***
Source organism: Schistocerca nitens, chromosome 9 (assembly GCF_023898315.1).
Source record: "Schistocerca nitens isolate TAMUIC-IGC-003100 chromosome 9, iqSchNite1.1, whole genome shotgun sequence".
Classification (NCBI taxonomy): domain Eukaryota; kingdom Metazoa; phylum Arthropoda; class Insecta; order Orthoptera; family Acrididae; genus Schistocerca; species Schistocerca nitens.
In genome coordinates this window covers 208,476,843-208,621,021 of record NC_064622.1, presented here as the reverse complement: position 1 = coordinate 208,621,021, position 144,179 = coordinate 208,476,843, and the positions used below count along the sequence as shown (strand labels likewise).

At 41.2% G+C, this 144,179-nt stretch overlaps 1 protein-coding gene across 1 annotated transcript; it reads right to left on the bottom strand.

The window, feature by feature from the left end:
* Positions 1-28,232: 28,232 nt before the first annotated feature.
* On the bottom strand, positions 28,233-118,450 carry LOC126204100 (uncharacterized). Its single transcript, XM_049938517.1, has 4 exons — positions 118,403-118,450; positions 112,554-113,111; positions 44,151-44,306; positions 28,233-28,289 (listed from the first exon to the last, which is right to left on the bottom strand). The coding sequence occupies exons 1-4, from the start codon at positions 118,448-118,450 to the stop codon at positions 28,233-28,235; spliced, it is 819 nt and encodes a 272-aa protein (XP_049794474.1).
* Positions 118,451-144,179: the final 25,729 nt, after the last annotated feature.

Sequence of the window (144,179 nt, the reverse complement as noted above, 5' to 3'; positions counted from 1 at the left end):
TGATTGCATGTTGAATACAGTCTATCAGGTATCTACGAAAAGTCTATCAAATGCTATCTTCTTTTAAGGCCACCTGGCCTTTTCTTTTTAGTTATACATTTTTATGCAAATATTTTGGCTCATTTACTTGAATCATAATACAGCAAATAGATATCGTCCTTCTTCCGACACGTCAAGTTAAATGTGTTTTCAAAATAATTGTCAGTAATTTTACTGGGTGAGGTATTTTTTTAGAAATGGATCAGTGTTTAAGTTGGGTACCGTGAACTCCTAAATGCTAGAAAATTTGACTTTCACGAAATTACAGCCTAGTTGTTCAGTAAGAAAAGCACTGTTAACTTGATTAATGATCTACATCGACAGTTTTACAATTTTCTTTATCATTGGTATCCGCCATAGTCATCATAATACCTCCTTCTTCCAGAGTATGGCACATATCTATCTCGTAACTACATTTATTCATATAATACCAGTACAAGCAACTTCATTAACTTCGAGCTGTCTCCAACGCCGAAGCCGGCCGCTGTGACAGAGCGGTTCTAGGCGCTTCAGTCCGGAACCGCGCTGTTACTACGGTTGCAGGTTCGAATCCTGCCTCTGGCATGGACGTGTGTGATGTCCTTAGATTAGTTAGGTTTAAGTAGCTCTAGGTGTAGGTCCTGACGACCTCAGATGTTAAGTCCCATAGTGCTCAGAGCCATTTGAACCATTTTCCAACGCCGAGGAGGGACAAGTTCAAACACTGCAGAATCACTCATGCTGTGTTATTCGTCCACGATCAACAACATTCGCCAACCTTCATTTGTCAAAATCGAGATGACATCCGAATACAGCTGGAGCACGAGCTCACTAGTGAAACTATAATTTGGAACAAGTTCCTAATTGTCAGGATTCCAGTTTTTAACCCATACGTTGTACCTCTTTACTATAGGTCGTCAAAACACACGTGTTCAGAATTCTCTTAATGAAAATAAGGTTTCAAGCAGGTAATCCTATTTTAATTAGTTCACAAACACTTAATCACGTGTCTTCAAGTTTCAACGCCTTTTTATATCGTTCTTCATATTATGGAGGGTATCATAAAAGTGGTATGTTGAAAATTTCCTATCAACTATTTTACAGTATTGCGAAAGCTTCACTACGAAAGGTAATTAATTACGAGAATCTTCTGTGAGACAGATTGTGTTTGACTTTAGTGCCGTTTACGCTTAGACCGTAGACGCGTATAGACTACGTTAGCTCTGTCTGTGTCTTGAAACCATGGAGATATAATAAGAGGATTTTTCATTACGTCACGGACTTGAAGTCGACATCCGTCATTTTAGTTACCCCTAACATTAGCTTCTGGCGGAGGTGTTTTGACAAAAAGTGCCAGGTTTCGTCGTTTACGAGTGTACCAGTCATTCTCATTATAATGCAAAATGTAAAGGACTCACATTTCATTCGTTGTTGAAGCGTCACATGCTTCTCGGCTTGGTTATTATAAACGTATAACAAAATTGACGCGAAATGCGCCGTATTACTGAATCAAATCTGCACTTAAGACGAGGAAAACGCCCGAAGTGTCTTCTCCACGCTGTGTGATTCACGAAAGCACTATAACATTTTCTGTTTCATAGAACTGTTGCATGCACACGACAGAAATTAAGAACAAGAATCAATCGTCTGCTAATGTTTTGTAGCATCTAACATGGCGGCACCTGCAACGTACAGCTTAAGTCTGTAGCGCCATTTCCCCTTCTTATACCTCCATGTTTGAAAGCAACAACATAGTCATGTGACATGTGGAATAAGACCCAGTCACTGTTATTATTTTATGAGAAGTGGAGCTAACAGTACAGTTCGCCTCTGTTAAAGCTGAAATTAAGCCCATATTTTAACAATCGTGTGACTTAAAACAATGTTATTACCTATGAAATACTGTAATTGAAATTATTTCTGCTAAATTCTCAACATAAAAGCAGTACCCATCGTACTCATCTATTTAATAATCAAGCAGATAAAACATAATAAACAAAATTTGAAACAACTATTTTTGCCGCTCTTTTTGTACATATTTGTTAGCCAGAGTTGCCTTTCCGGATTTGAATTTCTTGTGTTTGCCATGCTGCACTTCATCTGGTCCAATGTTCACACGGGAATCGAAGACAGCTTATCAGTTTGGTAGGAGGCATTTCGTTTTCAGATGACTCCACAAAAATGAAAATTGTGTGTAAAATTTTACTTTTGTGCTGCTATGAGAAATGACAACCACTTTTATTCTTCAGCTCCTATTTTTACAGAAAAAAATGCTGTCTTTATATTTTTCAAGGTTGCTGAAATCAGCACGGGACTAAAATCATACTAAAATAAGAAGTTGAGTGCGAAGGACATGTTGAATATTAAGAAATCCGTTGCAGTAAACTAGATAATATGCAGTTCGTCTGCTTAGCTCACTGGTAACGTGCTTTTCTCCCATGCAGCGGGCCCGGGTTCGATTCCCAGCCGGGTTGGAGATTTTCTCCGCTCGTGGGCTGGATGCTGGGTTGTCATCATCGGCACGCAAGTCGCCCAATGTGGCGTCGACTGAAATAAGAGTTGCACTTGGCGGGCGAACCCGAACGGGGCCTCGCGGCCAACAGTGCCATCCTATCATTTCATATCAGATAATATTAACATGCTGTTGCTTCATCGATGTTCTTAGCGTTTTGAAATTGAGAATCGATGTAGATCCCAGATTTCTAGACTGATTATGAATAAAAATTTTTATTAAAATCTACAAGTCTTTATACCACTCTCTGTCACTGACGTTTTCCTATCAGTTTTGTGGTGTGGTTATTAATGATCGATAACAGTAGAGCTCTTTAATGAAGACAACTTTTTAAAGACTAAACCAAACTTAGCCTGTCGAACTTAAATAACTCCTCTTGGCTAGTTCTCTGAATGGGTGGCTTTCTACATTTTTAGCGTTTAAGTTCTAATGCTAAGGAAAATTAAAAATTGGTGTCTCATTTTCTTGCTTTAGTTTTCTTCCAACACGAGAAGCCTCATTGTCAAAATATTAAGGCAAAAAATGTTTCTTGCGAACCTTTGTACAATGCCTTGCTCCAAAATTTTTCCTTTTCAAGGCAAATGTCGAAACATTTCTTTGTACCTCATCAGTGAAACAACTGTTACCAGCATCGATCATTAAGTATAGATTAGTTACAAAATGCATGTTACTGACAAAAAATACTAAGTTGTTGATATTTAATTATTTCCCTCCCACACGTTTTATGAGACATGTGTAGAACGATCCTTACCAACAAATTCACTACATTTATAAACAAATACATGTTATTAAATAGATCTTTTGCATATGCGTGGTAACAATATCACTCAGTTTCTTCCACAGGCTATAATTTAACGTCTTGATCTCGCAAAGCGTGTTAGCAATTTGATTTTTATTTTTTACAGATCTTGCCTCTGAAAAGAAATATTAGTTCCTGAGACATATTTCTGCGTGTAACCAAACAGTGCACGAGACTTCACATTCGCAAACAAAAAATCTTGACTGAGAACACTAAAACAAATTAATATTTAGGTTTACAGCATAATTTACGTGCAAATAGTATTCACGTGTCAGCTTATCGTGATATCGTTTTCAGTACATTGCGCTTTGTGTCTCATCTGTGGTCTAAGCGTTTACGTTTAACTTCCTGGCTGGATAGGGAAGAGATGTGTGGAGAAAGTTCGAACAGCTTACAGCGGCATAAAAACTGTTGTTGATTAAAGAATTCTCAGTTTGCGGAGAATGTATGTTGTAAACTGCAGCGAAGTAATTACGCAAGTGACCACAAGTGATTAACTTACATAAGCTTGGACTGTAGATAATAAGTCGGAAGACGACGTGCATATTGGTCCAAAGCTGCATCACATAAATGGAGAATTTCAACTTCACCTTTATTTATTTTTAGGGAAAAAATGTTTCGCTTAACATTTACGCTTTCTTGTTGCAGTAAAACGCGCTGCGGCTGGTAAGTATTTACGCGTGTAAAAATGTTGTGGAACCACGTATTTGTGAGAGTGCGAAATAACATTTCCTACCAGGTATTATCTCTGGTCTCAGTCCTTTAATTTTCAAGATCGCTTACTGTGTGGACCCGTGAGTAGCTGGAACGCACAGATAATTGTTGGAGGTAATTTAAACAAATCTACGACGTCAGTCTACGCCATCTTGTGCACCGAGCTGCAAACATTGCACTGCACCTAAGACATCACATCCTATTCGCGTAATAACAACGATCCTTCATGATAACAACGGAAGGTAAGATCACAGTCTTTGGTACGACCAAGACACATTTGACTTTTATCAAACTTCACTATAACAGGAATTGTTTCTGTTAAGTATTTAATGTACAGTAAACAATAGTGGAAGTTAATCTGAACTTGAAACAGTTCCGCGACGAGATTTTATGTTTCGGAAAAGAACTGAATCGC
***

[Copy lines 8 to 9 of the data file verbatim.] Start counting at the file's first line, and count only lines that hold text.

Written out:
* On the bottom strand, positions 28,233-118,450 carry LOC126204100 (uncharacterized). Its single transcript, XM_049938517.1, has 4 exons — positions 118,403-118,450; positions 112,554-113,111; positions 44,151-44,306; positions 28,233-28,289 (listed from the first exon to the last, which is right to left on the bottom strand). The coding sequence occupies exons 1-4, from the start codon at positions 118,448-118,450 to the stop codon at positions 28,233-28,235; spliced, it is 819 nt and encodes a 272-aa protein (XP_049794474.1).
* Positions 118,451-144,179: the final 25,729 nt, after the last annotated feature.